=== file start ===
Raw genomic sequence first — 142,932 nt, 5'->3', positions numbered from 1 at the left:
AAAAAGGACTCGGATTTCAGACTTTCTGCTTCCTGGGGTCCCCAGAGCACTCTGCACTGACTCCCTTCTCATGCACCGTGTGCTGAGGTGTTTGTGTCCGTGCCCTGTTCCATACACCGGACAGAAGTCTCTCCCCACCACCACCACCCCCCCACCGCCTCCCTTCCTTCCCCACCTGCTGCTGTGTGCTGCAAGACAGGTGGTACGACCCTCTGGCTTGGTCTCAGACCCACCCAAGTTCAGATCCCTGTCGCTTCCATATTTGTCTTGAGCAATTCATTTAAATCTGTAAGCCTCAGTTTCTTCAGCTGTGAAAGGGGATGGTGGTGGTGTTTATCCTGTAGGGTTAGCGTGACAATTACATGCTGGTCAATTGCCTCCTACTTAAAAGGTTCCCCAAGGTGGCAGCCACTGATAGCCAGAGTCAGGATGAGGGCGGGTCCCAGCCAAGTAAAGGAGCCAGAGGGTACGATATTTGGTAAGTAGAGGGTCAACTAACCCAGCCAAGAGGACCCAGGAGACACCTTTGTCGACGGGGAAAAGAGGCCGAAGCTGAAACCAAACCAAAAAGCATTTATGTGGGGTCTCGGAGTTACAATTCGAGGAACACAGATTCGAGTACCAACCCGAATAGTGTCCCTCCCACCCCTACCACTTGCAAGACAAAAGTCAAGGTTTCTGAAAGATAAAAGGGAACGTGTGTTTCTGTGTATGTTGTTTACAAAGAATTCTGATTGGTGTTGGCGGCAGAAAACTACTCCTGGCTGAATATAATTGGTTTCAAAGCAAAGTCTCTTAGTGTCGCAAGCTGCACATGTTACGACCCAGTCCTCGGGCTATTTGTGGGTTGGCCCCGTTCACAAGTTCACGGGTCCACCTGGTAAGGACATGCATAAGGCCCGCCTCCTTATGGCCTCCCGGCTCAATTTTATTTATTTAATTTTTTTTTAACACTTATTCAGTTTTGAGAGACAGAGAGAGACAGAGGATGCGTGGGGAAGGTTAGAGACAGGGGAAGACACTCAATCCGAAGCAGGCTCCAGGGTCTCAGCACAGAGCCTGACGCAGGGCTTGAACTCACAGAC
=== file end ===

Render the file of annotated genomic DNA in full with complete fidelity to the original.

Raw genomic sequence first — 142,932 nt, 5'->3', positions numbered from 1 at the left:
AAAAAGGACTCGGATTTCAGACTTTCTGCTTCCTGGGGTCCCCAGAGCACTCTGCACTGACTCCCTTCTCATGCACCGTGTGCTGAGGTGTTTGTGTCCGTGCCCTGTTCCATACACCGGACAGAAGTCTCTCCCCACCACCACCACCCCCCCACCGCCTCCCTTCCTTCCCCACCTGCTGCTGTGTGCTGCAAGACAGGTGGTACGACCCTCTGGCTTGGTCTCAGACCCACCCAAGTTCAGATCCCTGTCGCTTCCATATTTGTCTTGAGCAATTCATTTAAATCTGTAAGCCTCAGTTTCTTCAGCTGTGAAAGGGGATGGTGGTGGTGTTTATCCTGTAGGGTTAGCGTGACAATTACATGCTGGTCAATTGCCTCCTACTTAAAAGGTTCCCCAAGGTGGCAGCCACTGATAGCCAGAGTCAGGATGAGGGCGGGTCCCAGCCAAGTAAAGGAGCCAGAGGGTACGATATTTGGTAAGTAGAGGGTCAACTAACCCAGCCAAGAGGACCCAGGAGACACCTTTGTCGACGGGGAAAAGAGGCCGAAGCTGAAACCAAACCAAAAAGCATTTATGTGGGGTCTCGGAGTTACAATTCGAGGAACACAGATTCGAGTACCAACCCGAATAGTGTCCCTCCCACCCCTACCACTTGCAAGACAAAAGTCAAGGTTTCTGAAAGATAAAAGGGAACGTGTGTTTCTGTGTATGTTGTTTACAAAGAATTCTGATTGGTGTTGGCGGCAGAAAACTACTCCTGGCTGAATATAATTGGTTTCAAAGCAAAGTCTCTTAGTGTCGCAAGCTGCACATGTTACGACCCAGTCCTCGGGCTATTTGTGGGTTGGCCCCGTTCACAAGTTCACGGGTCCACCTGGTAAGGACATGCATAAGGCCCGCCTCCTTATGGCCTCCCGGCTCAATTTTATTTATTTAATTTTTTTTTAACACTTATTCAGTTTTGAGAGACAGAGAGAGACAGAGGATGCGTGGGGAAGGTTAGAGACAGGGGAAGACACTCAATCCGAAGCAGGCTCCAGGGTCTCAGCACAGAGCCTGACGCAGGGCTTGAACTCACAGAC